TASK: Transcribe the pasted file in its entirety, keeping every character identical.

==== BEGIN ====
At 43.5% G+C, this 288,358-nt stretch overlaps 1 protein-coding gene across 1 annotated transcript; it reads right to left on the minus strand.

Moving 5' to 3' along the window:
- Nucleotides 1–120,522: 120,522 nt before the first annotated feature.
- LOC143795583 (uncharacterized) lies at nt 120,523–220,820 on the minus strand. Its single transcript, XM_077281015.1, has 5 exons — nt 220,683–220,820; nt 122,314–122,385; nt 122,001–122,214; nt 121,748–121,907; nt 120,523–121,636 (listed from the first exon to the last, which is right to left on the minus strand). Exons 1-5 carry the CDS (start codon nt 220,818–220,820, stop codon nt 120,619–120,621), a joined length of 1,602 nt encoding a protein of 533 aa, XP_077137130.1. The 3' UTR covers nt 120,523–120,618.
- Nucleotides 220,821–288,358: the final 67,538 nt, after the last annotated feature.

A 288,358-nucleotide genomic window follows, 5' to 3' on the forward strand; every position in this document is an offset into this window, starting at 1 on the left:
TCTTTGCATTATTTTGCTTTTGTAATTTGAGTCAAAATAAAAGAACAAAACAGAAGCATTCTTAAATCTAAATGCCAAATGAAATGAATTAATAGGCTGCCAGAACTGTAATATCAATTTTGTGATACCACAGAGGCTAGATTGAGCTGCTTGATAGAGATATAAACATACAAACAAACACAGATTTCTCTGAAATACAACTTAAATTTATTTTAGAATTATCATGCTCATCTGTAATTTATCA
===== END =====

At 43.5% G+C, this 288,358-nt stretch overlaps 1 protein-coding gene across 1 annotated transcript; it reads right to left on the minus strand.

Moving 5' to 3' along the window:
- Nucleotides 1–120,522: 120,522 nt before the first annotated feature.
- LOC143795583 (uncharacterized) lies at nt 120,523–220,820 on the minus strand. Its single transcript, XM_077281015.1, has 5 exons — nt 220,683–220,820; nt 122,314–122,385; nt 122,001–122,214; nt 121,748–121,907; nt 120,523–121,636 (listed from the first exon to the last, which is right to left on the minus strand). Exons 1-5 carry the CDS (start codon nt 220,818–220,820, stop codon nt 120,619–120,621), a joined length of 1,602 nt encoding a protein of 533 aa, XP_077137130.1. The 3' UTR covers nt 120,523–120,618.
- Nucleotides 220,821–288,358: the final 67,538 nt, after the last annotated feature.

A 288,358-nucleotide genomic window follows, 5' to 3' on the forward strand; every position in this document is an offset into this window, starting at 1 on the left:
TCTTTGCATTATTTTGCTTTTGTAATTTGAGTCAAAATAAAAGAACAAAACAGAAGCATTCTTAAATCTAAATGCCAAATGAAATGAATTAATAGGCTGCCAGAACTGTAATATCAATTTTGTGATACCACAGAGGCTAGATTGAGCTGCTTGATAGAGATATAAACATACAAACAAACACAGATTTCTCTGAAATACAACTTAAATTTATTTTAGAATTATCATGCTCATCTGTAATTTATCA